Superman is dumb. 

For someone with godlike power, he sure is not that bright. He could have eliminated his arch enemies easily without harming him from far. He could have ruled the earth as a benevolent dictator. Instead, he is permanently handicapped by his unrealistic moral constraints, failing to take action, letting the bad guys grow stronger. I was never a fan of his. 

That was what I used to think. 

But as I get older and older, I am starting to realize his true power and strength. His true power is his sense of justice and his strength, his self-control. 

Can you imagine a Being, as powerful as him, and who could get away with anything if he wishes – preserving the justice risking his life? I can’t.

That is his real superpower.

Angular JWT authentication (#7 of 100 projects)

This project took me really long to finish. I spent so much time trying to write a comprehensive blog post on explaining the project. But I realized my goal is to create 100 projects in using Angular framework, not to produce 100 how-to tutorials on Angular.

So this post is rather an update on what I’ve done than a guide post.

In this project, I’ve created a website with a dashboard which is password protected. JWT authentication is implemented using a backend created in Django and hosted in my instance.

In this project, I’ve created the following:

  • A password protected dashboard component
  • An authentication service to post request to backend API
  • A login component
  • An http interceptor to include JWT token in the http request

Source code:

Live demo site at

username: iunicorn
password: sunandstar

Angular concentration game #6


This project has taken more then what I’ve intended. In this project, I am creating a memory game called concentration. There are several versions of concentration game. But I’ve implemented the simplest one.

The Game

  • There 2 pairs of cards with number 1 to 8.
  • The cards are laid face down.
  • Each turn, the player click a pair of cards to flip.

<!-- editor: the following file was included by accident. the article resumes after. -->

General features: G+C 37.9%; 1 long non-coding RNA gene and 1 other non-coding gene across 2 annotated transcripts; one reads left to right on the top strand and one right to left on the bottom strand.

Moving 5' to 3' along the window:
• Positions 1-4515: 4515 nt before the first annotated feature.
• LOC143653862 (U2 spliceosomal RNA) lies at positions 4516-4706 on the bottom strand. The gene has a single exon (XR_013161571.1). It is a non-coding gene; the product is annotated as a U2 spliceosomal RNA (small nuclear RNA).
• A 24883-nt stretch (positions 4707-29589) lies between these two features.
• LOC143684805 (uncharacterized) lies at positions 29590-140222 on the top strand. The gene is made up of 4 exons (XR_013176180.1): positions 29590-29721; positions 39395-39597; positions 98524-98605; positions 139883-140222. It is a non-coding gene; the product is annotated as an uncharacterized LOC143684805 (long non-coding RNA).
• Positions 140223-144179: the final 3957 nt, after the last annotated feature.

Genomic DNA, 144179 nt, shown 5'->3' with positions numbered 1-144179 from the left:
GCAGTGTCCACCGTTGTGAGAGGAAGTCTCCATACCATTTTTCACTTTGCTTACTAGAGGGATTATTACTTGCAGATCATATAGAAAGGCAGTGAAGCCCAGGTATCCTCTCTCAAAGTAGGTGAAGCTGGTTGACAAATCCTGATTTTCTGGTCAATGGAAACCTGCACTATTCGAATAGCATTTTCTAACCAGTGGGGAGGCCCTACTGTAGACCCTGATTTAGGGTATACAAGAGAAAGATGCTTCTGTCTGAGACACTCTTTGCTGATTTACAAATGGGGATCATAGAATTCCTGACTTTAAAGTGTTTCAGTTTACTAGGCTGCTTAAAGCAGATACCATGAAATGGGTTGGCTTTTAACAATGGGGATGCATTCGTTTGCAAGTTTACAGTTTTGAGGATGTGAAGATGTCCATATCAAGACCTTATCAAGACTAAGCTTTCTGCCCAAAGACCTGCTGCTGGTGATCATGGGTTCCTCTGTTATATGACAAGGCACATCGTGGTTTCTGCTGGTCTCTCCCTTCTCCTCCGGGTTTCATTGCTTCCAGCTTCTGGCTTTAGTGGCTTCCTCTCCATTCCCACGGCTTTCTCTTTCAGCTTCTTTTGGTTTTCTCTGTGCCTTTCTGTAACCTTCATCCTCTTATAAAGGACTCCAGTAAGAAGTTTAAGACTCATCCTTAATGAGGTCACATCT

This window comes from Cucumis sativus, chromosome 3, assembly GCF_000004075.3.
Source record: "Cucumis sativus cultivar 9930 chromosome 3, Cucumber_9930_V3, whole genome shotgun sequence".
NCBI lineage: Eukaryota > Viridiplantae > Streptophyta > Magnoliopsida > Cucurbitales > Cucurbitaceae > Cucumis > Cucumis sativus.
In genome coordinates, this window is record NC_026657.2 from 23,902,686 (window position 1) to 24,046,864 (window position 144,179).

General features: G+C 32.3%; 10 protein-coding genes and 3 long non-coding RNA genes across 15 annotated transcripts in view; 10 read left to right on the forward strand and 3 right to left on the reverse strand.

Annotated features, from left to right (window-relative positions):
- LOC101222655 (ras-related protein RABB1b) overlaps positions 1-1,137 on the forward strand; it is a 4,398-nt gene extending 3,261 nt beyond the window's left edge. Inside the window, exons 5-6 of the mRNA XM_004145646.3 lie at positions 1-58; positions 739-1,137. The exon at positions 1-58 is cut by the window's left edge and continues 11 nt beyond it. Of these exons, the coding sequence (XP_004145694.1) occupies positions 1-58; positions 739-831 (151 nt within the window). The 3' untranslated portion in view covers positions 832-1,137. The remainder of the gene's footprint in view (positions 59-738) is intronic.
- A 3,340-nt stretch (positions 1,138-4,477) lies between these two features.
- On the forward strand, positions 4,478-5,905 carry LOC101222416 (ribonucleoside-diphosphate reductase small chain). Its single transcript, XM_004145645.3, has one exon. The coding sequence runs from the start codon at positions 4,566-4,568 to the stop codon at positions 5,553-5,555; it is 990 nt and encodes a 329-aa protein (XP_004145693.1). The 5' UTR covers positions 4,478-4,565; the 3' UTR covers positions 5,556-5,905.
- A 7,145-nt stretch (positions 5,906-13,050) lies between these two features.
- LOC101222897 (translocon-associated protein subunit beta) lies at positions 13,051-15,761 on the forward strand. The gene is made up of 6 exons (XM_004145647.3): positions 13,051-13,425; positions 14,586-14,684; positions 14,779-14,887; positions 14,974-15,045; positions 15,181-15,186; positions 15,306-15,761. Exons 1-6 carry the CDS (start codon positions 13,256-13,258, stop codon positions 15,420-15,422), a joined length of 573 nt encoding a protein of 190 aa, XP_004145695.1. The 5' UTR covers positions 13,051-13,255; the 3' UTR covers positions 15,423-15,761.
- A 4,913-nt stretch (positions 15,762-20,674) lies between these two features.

• If the pair matches, the player score points.
  • If the pair is not matched, the pair of cards turns back to face down.

It is a pretty simple project. But it had taken me more time than I should have because I have overcomplicated the overall game design.

Following are the steps I’ve taken to develop the game.

Design game engine

  • Card object
    • cardNumber
      • A string value which will be used to compare between two cards for similarity
    • image
      • A URL to image resource of the card
    • isFaceup
      • To keep track of the current state of the card
    • done
      • To keep track of whether the card is already matched
  • Deck object
    • cards
      • An array of card objects
    • shuffle( )
      • Shuffle cards
    • flipDown()
      • To put all the cards in the deck face down
  • Game object
    • score
      • current score of the player
    • move
      • total number of moves made by player
    • match
      • total number of matched pairs
    • deck
      • a deck to play
    • deal( )
      • call shuffle of the deck
    • checkScore( )
      • compare two cards which are facing up for similarity

Provide game functions in service

Create a service called game. Inside the game.service.ts file define two functions as follow:

  • createDeck(count: number)
    • Create and return a deck of card with the provided number of cards
  • getGame(deck: Deck)
    • Create and return a game object using the provided deck


  • CardComponent
    • Uses card object as the data model
    • Implements flipping on click event
  • GameBoardComponent
    • Uses a list of CardComponents to create the game board to play

Design game board page

  • Create simple and ugly page to stop myself from wasting too much time fiddling with CSS and colors

Lesson learned: Keep it simple and stupid.

Live project link:



Angular dharma page #5


This is the number 5 of my 100 angular projects. This project is based on the previous one Angular dhamma player #4.

This project has two components; the main page and audio track player page. On the home page, four images of famous Burmese Monks are shown in card style. When the user clicked on a card, they are brought to a player with the dhamma talks of the selected monk.

Basically, I am trying to learn how to use the Angular router for navigation between different components in a single page application.